istock photo

We may all have a super hero-like ability in the near future: night vision.

Zhaohui  Zhong, assistant professor of electrical and computer engineering at the University of Michigan, told the Independent that contact lenses may someday be able to register “the full infrared spectrum” plus visible and ultraviolet light.

"We can make the entire design super-thin," Zhong said of graphene lenses. "It can be stacked on a contact lens or integrated with a cell phone."

Advertisement - Continue Reading Below

In the future there won’t be the need for bulky night vision goggles use by commandos and cat burglars.

This undated publicity photo released by Columbia Pictures Industries, Inc. shows Navy SEALs seen through the greenish glow of night vision goggles, as they prepare to breach a locked door in Osama Bin Laden's compound in Columbia Pictures' hyper-realistic new action thriller from director Kathryn Bigelow, "Zero Dark Thirty." (AP Photo/Columbia Pictures Industries, Inc., Jonathan Olley)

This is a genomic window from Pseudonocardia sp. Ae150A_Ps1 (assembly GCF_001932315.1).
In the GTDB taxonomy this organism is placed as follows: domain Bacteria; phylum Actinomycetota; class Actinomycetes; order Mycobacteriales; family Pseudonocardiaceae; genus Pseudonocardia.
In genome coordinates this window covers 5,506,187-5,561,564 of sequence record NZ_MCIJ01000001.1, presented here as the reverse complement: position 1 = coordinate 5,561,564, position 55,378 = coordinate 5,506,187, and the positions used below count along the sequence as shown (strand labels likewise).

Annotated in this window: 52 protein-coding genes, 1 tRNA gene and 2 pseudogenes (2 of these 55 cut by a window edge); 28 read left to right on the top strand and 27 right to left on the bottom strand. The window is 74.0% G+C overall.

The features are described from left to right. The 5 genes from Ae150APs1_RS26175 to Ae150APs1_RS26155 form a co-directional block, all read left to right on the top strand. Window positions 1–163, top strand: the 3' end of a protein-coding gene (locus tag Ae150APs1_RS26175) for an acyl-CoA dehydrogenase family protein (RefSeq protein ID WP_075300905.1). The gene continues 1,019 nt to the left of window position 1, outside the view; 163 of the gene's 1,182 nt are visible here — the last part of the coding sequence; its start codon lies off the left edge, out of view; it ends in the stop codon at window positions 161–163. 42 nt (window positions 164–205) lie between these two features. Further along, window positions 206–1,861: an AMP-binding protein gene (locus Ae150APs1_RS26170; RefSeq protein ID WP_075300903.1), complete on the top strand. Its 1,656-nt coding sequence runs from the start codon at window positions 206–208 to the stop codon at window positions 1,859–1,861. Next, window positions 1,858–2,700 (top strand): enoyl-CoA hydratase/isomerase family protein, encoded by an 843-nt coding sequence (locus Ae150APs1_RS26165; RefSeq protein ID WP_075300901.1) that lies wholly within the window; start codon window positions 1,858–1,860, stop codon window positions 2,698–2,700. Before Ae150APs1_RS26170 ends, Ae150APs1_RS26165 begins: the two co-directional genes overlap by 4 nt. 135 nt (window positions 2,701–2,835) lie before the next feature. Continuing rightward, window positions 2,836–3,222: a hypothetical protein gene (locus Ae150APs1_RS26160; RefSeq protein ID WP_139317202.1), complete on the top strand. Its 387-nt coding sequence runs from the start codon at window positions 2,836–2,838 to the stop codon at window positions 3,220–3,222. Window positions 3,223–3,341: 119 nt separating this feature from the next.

This undated publicity photo released by Columbia Pictures Industries, Inc. shows Navy SEALs seen through the greenish glow of night vision goggles, as they prepare to breach a locked door in Osama Bin Laden's compound in Columbia Pictures' hyper-realistic new action thriller from director Kathryn Bigelow, "Zero Dark Thirty." (AP Photo/Columbia Pictures Industries, Inc., Jonathan Olley)
AP

The Independent reported:

Previous attempts to use graphene in this way have suffered from the material’s insensitivity towards parts of the light spectrum. The team from Michigan’s breakthrough was to create a sandwich of layers, with an insulating barrier placed between two slices of graphene and an electrical current sent through the bottom part.

Why would you want night vision contact lenses? The possibilities are endless: to avoid stumbling around if you lose power; to walk back to your home or car safely at night; to add to your Batman or Batwoman ensemble. Of course, like the pros and cons of many new inventions, it might give peeping Toms a new tool.

More details are available at the journal of Nature Nanotechnology.